Much has been written concerning the proposed development of Blackwell farm to the west of the Royal Surrey Hospital in Guildford and I am not well informed enough to speak with authority on its merits or with outrage at its failings.
Last week I did however walk over the land adjoining the proposed site and was frankly rather surprised at what we found (I was with a mate). My intention was to check on the status of 2 rather rare Surrey visitors previously found on a forgotten piece of land near Wood Street Village, Nightingales and Turtle doves. Sadly no burst of song from the scrub or quiet purring from the trees or hedges. I will be repeating the visit next week much earlier in the day as though I expect to be disappointed again the habitat still looks and “feels” right and there is always hope that an odd pair of these 2 threatened species will have returned.
We did hear and glimpse lots of regulars, tits, Nuthatches, Blackcaps but the surprise came on leaving the scrub behind and crossing in to the the farmland that then runs along the southern face of the Hogs Back.
Well not so much the hedgerows! But what was singing at intervals along the hedges, Yellowhammers, quite a few for a birder like me who has worked on heaths for years where they are now largely absent. A further surprise were singing Skylarks. I cannot tell you how bittersweet it is to experience the joy of encountering both these 2 birds when they used to be such a normal part of my environment (up to about 20 years ago). The habitat needs of both these species are thought to be well understood but the complexity of their needs is certainly not going to be served by greatly increasing the numbers of local human residents and their accompanying dogs.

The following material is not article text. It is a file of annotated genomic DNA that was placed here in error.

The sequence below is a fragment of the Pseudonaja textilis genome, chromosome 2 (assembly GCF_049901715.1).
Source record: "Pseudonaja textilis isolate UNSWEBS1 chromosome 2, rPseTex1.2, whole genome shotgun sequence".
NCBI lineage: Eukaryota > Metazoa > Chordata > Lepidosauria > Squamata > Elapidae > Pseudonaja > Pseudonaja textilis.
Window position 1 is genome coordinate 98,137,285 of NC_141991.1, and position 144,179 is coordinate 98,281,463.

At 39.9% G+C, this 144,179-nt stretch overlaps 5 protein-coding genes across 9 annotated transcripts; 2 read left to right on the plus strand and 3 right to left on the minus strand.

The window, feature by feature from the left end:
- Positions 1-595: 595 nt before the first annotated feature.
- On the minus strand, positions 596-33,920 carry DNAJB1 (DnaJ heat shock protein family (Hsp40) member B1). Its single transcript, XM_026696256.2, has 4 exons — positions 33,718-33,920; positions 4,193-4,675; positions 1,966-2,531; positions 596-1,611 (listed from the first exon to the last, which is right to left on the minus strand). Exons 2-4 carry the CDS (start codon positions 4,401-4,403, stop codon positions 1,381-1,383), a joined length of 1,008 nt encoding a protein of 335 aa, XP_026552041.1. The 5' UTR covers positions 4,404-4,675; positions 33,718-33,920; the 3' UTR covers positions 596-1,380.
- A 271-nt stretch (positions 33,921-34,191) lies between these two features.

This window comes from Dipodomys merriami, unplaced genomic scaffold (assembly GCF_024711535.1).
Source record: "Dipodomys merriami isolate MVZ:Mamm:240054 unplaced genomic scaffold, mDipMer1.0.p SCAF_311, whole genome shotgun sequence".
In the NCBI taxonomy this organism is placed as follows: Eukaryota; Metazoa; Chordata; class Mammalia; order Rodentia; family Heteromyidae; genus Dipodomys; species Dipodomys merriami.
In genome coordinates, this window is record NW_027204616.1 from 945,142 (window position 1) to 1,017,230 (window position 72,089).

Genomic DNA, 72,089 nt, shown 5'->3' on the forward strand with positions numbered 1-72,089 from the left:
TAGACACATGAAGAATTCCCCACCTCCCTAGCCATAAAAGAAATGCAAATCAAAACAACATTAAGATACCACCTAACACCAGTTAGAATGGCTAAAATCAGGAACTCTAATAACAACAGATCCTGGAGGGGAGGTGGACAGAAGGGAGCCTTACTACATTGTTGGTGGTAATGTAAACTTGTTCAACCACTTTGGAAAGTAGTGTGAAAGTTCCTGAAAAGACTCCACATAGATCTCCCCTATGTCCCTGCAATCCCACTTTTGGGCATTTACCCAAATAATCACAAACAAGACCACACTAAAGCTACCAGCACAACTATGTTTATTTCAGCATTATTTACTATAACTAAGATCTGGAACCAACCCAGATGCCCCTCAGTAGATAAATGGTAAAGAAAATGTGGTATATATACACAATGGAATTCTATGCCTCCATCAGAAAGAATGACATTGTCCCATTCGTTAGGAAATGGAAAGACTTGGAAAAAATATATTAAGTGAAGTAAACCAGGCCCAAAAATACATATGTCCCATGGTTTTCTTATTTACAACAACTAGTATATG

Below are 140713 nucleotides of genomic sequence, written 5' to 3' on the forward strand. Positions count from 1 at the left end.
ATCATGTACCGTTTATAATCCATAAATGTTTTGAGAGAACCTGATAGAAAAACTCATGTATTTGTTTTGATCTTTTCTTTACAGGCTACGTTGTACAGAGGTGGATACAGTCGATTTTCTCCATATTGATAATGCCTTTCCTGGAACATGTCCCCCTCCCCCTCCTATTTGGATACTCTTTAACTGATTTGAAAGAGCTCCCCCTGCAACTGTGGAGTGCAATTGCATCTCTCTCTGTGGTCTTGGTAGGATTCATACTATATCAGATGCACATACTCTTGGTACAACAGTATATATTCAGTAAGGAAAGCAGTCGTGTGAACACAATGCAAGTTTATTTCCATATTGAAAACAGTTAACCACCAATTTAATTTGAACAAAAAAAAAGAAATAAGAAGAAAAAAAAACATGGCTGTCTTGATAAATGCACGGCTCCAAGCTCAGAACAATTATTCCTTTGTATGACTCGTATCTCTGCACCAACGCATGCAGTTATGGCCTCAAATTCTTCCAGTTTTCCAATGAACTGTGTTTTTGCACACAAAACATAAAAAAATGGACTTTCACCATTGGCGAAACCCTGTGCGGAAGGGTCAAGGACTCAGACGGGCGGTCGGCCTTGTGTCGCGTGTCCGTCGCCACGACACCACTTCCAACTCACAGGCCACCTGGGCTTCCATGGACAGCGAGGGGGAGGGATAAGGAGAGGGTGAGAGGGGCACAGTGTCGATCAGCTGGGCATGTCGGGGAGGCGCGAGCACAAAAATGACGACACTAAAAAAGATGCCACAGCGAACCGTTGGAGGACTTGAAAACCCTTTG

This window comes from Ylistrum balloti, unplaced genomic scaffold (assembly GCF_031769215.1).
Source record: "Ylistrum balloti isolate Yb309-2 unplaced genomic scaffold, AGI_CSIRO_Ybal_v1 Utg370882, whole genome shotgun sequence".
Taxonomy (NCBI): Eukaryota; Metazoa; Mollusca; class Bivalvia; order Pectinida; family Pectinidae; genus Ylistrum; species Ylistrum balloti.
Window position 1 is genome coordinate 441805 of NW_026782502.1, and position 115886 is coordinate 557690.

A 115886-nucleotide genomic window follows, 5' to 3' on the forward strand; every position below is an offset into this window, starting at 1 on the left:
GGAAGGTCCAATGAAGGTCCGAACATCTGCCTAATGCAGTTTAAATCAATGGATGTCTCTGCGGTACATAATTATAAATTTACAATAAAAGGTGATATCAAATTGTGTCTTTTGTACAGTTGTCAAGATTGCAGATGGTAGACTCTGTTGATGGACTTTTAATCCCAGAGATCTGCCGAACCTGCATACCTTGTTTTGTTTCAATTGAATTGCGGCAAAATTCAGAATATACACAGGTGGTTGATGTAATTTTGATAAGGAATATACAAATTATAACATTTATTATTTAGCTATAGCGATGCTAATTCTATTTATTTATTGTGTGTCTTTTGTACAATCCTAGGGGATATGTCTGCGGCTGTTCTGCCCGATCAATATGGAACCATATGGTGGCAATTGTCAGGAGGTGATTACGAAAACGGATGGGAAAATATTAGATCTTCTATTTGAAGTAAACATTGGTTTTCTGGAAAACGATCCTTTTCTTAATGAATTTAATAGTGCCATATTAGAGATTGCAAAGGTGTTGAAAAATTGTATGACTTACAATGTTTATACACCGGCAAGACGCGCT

Ok, I know the following photo isn’t great but its the best I could do with a compact!
The fields, paths and small pockets of woodland were also dotted with some magnificent trees including some casualties that have been ignored, hooray!
Always amazing to me that fungi, so incredibly important, can help fell such strength.
Take wood and add the wrong/right fungi equals paper like rot.
Some of the standing landscape sentinels are just awe inspiring
Some years behind its declining neighbour
You can think of Oak trees like these as almost a whole world on their own. Problem is the rest of the world intrudes on their health, air quality and soil compaction from machinery can be catastrophic.
Yes it was the middle of the week but there really is little sign the paths are heavily walked or ridden. The impact on this wonderful area, with fantastic potential for wildlife, of large-scale adjacent residential development is difficult to underestimate. The farmed landscape is broken up not just by hedges but by copses of trees like Wildfield Copse and the traces of an older planned landscape.
Anybody who isn’t filled with wonder at spring colours needs to have a word with themselves! Get out there and breathe deep.
As we walked past a copse a final surprise amongst the Bluebells
Uncertain future yes but what is certain is that if people don’t get out in their local environment then they won’t know what’s threatened till it’s too late.